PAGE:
• Analyze and use data
  • Comprehend as well as critique
  • Construct and present viable arguments
  • Use media and technology strategically
  • Persevere in making sense of and solving problems
  • Understand and appreciate different perspectives and cultures
  • Develop the skills and dispositions necessary to the responsible exercise of citizenship in an advanced democratic republic

The Common Core State Standards cannot simply be plugged into our current curriculum. We’re working on a three-year plan for implementation of the standards in the district. This year, the first of three, we’ll work on teachers gaining a deep understanding of the standards and the shifts in instruction that they will require. Next year, groups of teachers will work on developing plans for units of study that are aligned with the standards. During the 2015-16,school year, we’ll work with and refine the aligned units of study and associated ways of measuring students’ mastery of the standards.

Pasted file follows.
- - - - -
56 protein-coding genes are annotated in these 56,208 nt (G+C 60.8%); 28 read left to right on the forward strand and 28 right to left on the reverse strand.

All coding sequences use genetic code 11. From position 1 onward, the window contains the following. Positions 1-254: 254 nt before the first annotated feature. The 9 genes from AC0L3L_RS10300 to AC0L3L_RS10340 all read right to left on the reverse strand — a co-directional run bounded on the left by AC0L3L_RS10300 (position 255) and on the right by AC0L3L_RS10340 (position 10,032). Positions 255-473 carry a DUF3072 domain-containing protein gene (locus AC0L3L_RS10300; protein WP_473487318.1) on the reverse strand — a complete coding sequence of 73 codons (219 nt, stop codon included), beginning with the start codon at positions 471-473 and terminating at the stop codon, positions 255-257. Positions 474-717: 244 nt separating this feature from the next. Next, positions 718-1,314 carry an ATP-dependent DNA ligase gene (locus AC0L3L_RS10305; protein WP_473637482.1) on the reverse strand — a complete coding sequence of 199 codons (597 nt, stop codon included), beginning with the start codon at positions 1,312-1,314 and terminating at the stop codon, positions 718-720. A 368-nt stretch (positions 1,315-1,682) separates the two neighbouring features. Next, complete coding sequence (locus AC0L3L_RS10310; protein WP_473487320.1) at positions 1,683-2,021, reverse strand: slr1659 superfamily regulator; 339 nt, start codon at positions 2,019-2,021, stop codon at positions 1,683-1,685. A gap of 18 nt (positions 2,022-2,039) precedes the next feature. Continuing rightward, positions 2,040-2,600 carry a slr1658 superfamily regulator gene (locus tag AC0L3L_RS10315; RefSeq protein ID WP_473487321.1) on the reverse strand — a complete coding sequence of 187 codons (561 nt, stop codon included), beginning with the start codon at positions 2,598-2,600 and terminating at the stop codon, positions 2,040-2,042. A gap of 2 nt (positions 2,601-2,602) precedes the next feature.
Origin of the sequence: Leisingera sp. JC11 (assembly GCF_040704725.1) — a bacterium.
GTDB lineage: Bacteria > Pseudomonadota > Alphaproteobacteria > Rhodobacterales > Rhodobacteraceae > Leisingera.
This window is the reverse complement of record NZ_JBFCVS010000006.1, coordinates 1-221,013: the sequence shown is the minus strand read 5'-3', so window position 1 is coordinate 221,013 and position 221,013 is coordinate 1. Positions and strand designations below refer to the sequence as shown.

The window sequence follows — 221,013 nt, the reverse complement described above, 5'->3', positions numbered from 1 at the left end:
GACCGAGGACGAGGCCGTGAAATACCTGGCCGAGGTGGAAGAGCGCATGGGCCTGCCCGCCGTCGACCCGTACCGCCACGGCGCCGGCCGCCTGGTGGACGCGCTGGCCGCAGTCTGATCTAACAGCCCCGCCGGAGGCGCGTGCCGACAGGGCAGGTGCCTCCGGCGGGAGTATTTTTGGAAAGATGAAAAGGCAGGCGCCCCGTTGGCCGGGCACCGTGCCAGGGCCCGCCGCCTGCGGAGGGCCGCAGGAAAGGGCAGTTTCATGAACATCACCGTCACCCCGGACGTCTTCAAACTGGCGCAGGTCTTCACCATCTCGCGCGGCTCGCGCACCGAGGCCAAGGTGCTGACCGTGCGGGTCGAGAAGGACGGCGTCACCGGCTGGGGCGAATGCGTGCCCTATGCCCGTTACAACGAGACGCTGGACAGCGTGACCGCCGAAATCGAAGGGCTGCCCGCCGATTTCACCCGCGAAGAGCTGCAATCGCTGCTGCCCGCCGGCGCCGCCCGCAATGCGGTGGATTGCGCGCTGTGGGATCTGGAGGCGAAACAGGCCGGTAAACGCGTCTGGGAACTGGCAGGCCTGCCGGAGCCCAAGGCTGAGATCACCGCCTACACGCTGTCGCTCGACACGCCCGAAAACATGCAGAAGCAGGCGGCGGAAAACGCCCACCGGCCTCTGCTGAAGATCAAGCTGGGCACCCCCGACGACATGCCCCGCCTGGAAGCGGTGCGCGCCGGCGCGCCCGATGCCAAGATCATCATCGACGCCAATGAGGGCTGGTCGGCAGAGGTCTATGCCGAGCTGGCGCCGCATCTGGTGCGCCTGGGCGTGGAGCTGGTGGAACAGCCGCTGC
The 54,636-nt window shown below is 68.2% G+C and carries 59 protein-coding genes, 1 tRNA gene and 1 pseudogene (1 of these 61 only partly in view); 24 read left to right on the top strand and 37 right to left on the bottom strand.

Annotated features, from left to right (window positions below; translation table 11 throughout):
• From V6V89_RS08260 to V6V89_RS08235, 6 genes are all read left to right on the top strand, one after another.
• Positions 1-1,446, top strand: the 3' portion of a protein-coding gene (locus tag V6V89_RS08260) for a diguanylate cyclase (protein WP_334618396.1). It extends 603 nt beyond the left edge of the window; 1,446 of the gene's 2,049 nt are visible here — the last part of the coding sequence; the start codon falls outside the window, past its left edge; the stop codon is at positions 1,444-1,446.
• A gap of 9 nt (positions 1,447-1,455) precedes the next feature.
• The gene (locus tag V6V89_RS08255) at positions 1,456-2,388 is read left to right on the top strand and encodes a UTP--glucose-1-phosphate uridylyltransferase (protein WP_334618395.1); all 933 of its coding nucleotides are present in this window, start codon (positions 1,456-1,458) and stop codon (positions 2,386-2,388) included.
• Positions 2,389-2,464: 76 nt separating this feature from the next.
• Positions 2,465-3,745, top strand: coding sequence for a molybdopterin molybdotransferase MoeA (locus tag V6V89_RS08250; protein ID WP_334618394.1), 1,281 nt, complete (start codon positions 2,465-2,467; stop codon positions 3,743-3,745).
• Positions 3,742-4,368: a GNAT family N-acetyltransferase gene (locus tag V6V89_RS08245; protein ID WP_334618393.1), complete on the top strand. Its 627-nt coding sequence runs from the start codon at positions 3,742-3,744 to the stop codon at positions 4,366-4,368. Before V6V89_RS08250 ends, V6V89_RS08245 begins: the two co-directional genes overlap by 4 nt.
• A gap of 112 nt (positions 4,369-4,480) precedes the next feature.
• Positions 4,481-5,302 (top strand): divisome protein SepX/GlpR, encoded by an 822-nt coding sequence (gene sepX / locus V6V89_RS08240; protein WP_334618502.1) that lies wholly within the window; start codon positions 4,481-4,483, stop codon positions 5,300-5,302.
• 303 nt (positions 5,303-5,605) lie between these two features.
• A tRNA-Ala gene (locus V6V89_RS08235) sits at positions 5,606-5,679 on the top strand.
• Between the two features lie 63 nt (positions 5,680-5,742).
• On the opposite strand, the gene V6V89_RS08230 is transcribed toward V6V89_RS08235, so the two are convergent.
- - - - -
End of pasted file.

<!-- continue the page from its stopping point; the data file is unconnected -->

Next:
While the Common Core State Standards identify the skills that students should be learning, they say nothing about how those skills should be taught. We as a district have also begun work on a teaching strategy known as "Close Reading" within a Gradual Release of Responsibility model where the responsibility for learning is shifted from the teacher to the student. This gradual release model supports students becoming independent learners, capable of being successful on their own with increasingly complex texts.